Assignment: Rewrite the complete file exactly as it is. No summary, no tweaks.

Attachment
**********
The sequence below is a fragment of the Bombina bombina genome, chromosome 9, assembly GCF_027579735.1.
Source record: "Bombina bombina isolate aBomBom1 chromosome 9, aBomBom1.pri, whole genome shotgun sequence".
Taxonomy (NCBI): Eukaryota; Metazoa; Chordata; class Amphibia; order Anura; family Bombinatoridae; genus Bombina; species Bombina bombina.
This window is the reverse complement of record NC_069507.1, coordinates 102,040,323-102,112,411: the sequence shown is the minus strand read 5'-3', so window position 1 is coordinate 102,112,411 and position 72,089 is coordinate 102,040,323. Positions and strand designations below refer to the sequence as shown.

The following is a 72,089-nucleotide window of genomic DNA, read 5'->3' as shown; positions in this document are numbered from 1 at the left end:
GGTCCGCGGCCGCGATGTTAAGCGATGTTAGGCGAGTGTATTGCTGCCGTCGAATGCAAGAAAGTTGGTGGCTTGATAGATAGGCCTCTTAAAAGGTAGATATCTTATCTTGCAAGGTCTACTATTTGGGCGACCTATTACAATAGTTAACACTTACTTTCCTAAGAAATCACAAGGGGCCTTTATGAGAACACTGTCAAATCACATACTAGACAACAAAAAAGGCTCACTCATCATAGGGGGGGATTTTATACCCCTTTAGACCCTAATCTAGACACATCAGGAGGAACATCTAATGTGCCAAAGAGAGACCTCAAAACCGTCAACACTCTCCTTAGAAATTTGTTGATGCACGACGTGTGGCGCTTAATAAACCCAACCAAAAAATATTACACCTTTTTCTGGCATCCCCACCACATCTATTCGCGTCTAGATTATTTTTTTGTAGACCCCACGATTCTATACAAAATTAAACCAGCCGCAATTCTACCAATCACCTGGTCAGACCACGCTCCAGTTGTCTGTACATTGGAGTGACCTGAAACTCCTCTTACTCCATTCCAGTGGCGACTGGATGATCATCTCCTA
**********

The sequence below is a fragment of the Bombina bombina genome, chromosome 9, assembly GCF_027579735.1.
Source record: "Bombina bombina isolate aBomBom1 chromosome 9, aBomBom1.pri, whole genome shotgun sequence".
Taxonomy (NCBI): Eukaryota; Metazoa; Chordata; class Amphibia; order Anura; family Bombinatoridae; genus Bombina; species Bombina bombina.
This window is the reverse complement of record NC_069507.1, coordinates 102,040,323-102,112,411: the sequence shown is the minus strand read 5'-3', so window position 1 is coordinate 102,112,411 and position 72,089 is coordinate 102,040,323. Positions and strand designations below refer to the sequence as shown.

The following is a 72,089-nucleotide window of genomic DNA, read 5'->3' as shown; positions in this document are numbered from 1 at the left end:
GGTCCGCGGCCGCGATGTTAAGCGATGTTAGGCGAGTGTATTGCTGCCGTCGAATGCAAGAAAGTTGGTGGCTTGATAGATAGGCCTCTTAAAAGGTAGATATCTTATCTTGCAAGGTCTACTATTTGGGCGACCTATTACAATAGTTAACACTTACTTTCCTAAGAAATCACAAGGGGCCTTTATGAGAACACTGTCAAATCACATACTAGACAACAAAAAAGGCTCACTCATCATAGGGGGGGATTTTATACCCCTTTAGACCCTAATCTAGACACATCAGGAGGAACATCTAATGTGCCAAAGAGAGACCTCAAAACCGTCAACACTCTCCTTAGAAATTTGTTGATGCACGACGTGTGGCGCTTAATAAACCCAACCAAAAAATATTACACCTTTTTCTGGCATCCCCACCACATCTATTCGCGTCTAGATTATTTTTTTGTAGACCCCACGATTCTATACAAAATTAAACCAGCCGCAATTCTACCAATCACCTGGTCAGACCACGCTCCAGTTGTCTGTACATTGGAGTGACCTGAAACTCCTCTTACTCCATTCCAGTGGCGACTGGATGATCATCTCCTA